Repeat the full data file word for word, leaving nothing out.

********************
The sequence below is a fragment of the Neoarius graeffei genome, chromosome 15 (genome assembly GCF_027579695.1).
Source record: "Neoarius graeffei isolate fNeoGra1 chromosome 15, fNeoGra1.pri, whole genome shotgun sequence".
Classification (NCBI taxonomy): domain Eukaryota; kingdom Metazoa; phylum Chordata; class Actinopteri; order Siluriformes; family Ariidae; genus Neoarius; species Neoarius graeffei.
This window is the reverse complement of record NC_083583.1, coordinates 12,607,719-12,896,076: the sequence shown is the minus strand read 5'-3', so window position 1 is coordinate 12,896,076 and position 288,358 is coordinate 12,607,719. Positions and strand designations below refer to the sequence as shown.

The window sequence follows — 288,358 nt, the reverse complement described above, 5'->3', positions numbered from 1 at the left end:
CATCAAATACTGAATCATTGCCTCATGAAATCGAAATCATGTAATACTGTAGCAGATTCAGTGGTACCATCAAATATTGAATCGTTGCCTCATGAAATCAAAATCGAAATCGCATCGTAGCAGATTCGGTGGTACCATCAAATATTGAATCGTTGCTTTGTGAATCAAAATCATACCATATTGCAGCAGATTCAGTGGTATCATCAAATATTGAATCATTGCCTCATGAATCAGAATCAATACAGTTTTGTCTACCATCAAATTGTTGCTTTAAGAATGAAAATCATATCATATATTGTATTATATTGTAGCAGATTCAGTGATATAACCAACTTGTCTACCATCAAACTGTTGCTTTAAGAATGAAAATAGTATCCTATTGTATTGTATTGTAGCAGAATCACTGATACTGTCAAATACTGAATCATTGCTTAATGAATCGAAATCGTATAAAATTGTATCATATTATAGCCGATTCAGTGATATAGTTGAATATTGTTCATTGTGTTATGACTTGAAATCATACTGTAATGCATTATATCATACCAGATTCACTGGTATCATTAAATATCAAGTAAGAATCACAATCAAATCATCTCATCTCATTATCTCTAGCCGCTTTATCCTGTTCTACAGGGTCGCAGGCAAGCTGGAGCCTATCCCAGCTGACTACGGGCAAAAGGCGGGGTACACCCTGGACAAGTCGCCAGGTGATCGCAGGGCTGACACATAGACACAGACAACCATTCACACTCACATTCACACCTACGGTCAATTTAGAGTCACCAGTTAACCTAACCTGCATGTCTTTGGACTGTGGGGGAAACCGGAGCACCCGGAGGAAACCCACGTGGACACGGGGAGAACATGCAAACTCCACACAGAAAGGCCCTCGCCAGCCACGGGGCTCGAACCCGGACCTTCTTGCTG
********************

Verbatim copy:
The sequence below is a fragment of the Neoarius graeffei genome, chromosome 15 (genome assembly GCF_027579695.1).
Source record: "Neoarius graeffei isolate fNeoGra1 chromosome 15, fNeoGra1.pri, whole genome shotgun sequence".
Classification (NCBI taxonomy): domain Eukaryota; kingdom Metazoa; phylum Chordata; class Actinopteri; order Siluriformes; family Ariidae; genus Neoarius; species Neoarius graeffei.
This window is the reverse complement of record NC_083583.1, coordinates 12,607,719-12,896,076: the sequence shown is the minus strand read 5'-3', so window position 1 is coordinate 12,896,076 and position 288,358 is coordinate 12,607,719. Positions and strand designations below refer to the sequence as shown.

The window sequence follows — 288,358 nt, the reverse complement described above, 5'->3', positions numbered from 1 at the left end:
CATCAAATACTGAATCATTGCCTCATGAAATCGAAATCATGTAATACTGTAGCAGATTCAGTGGTACCATCAAATATTGAATCGTTGCCTCATGAAATCAAAATCGAAATCGCATCGTAGCAGATTCGGTGGTACCATCAAATATTGAATCGTTGCTTTGTGAATCAAAATCATACCATATTGCAGCAGATTCAGTGGTATCATCAAATATTGAATCATTGCCTCATGAATCAGAATCAATACAGTTTTGTCTACCATCAAATTGTTGCTTTAAGAATGAAAATCATATCATATATTGTATTATATTGTAGCAGATTCAGTGATATAACCAACTTGTCTACCATCAAACTGTTGCTTTAAGAATGAAAATAGTATCCTATTGTATTGTATTGTAGCAGAATCACTGATACTGTCAAATACTGAATCATTGCTTAATGAATCGAAATCGTATAAAATTGTATCATATTATAGCCGATTCAGTGATATAGTTGAATATTGTTCATTGTGTTATGACTTGAAATCATACTGTAATGCATTATATCATACCAGATTCACTGGTATCATTAAATATCAAGTAAGAATCACAATCAAATCATCTCATCTCATTATCTCTAGCCGCTTTATCCTGTTCTACAGGGTCGCAGGCAAGCTGGAGCCTATCCCAGCTGACTACGGGCAAAAGGCGGGGTACACCCTGGACAAGTCGCCAGGTGATCGCAGGGCTGACACATAGACACAGACAACCATTCACACTCACATTCACACCTACGGTCAATTTAGAGTCACCAGTTAACCTAACCTGCATGTCTTTGGACTGTGGGGGAAACCGGAGCACCCGGAGGAAACCCACGTGGACACGGGGAGAACATGCAAACTCCACACAGAAAGGCCCTCGCCAGCCACGGGGCTCGAACCCGGACCTTCTTGCTG